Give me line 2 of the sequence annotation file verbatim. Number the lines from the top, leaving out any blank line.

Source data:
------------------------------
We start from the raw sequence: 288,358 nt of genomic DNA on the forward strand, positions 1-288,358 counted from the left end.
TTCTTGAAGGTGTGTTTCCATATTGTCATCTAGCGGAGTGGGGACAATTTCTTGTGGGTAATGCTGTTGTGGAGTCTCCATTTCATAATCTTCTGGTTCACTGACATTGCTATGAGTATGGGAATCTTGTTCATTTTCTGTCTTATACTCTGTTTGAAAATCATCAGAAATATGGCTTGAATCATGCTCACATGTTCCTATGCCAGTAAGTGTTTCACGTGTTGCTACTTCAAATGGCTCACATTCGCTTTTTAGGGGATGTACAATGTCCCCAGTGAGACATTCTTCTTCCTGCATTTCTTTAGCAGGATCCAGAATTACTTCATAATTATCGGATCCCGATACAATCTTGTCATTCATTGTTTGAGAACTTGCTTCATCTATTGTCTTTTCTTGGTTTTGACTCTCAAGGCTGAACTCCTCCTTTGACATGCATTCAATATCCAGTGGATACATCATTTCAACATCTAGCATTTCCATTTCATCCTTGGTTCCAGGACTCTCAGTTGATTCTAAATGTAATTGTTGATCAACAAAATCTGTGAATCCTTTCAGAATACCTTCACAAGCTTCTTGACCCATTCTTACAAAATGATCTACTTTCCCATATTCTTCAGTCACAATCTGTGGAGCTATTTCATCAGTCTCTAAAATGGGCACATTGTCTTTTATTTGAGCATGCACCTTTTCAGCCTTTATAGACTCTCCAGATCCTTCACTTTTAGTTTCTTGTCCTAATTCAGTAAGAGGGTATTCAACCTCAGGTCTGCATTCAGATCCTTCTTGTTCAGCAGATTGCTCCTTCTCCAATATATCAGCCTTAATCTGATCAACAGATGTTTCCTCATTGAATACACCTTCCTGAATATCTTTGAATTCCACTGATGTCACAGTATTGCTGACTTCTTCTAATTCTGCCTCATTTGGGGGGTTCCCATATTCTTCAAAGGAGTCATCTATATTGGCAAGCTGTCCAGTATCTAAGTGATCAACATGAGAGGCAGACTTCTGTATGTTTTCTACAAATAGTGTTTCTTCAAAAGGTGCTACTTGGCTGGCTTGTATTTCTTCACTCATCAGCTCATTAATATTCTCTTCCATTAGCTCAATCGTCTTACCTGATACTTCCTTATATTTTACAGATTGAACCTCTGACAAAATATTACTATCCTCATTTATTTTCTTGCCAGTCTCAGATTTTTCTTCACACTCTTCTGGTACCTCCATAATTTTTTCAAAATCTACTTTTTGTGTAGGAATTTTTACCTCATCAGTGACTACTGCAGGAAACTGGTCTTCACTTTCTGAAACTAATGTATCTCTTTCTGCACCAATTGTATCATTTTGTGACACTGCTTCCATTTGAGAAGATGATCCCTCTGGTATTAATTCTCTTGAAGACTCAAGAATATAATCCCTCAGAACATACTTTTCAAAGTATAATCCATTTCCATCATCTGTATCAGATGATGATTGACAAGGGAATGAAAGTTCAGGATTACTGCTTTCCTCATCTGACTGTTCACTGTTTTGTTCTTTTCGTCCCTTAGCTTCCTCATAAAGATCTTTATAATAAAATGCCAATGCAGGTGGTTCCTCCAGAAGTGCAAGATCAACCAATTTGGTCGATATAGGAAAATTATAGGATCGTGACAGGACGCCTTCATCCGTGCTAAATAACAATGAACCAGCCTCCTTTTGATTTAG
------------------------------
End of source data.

TTCTTGAAGGTGTGTTTCCATATTGTCATCTAGCGGAGTGGGGACAATTTCTTGTGGGTAATGCTGTTGTGGAGTCTCCATTTCATAATCTTCTGGTTCACTGACATTGCTATGAGTATGGGAATCTTGTTCATTTTCTGTCTTATACTCTGTTTGAAAATCATCAGAAATATGGCTTGAATCATGCTCACATGTTCCTATGCCAGTAAGTGTTTCACGTGTTGCTACTTCAAATGGCTCACATTCGCTTTTTAGGGGATGTACAATGTCCCCAGTGAGACATTCTTCTTCCTGCATTTCTTTAGCAGGATCCAGAATTACTTCATAATTATCGGATCCCGATACAATCTTGTCATTCATTGTTTGAGAACTTGCTTCATCTATTGTCTTTTCTTGGTTTTGACTCTCAAGGCTGAACTCCTCCTTTGACATGCATTCAATATCCAGTGGATACATCATTTCAACATCTAGCATTTCCATTTCATCCTTGGTTCCAGGACTCTCAGTTGATTCTAAATGTAATTGTTGATCAACAAAATCTGTGAATCCTTTCAGAATACCTTCACAAGCTTCTTGACCCATTCTTACAAAATGATCTACTTTCCCATATTCTTCAGTCACAATCTGTGGAGCTATTTCATCAGTCTCTAAAATGGGCACATTGTCTTTTATTTGAGCATGCACCTTTTCAGCCTTTATAGACTCTCCAGATCCTTCACTTTTAGTTTCTTGTCCTAATTCAGTAAGAGGGTATTCAACCTCAGGTCTGCATTCAGATCCTTCTTGTTCAGCAGATTGCTCCTTCTCCAATATATCAGCCTTAATCTGATCAACAGATGTTTCCTCATTGAATACACCTTCCTGAATATCTTTGAATTCCACTGATGTCACAGTATTGCTGACTTCTTCTAATTCTGCCTCATTTGGGGGGTTCCCATATTCTTCAAAGGAGTCATCTATATTGGCAAGCTGTCCAGTATCTAAGTGATCAACATGAGAGGCAGACTTCTGTATGTTTTCTACAAATAGTGTTTCTTCAAAAGGTGCTACTTGGCTGGCTTGTATTTCTTCACTCATCAGCTCATTAATATTCTCTTCCATTAGCTCAATCGTCTTACCTGATACTTCCTTATATTTTACAGATTGAACCTCTGACAAAATATTACTATCCTCATTTATTTTCTTGCCAGTCTCAGATTTTTCTTCACACTCTTCTGGTACCTCCATAATTTTTTCAAAATCTACTTTTTGTGTAGGAATTTTTACCTCATCAGTGACTACTGCAGGAAACTGGTCTTCACTTTCTGAAACTAATGTATCTCTTTCTGCACCAATTGTATCATTTTGTGACACTGCTTCCATTTGAGAAGATGATCCCTCTGGTATTAATTCTCTTGAAGACTCAAGAATATAATCCCTCAGAACATACTTTTCAAAGTATAATCCATTTCCATCATCTGTATCAGATGATGATTGACAAGGGAATGAAAGTTCAGGATTACTGCTTTCCTCATCTGACTGTTCACTGTTTTGTTCTTTTCGTCCCTTAGCTTCCTCATAAAGATCTTTATAATAAAATGCCAATGCAGGTGGTTCCTCCAGAAGTGCAAGATCAACCAATTTGGTCGATATAGGAAAATTATAGGATCGTGACAGGACGCCTTCATCCGTGCTAAATAACAATGAACCAGCCTCCTTTTGATTTAG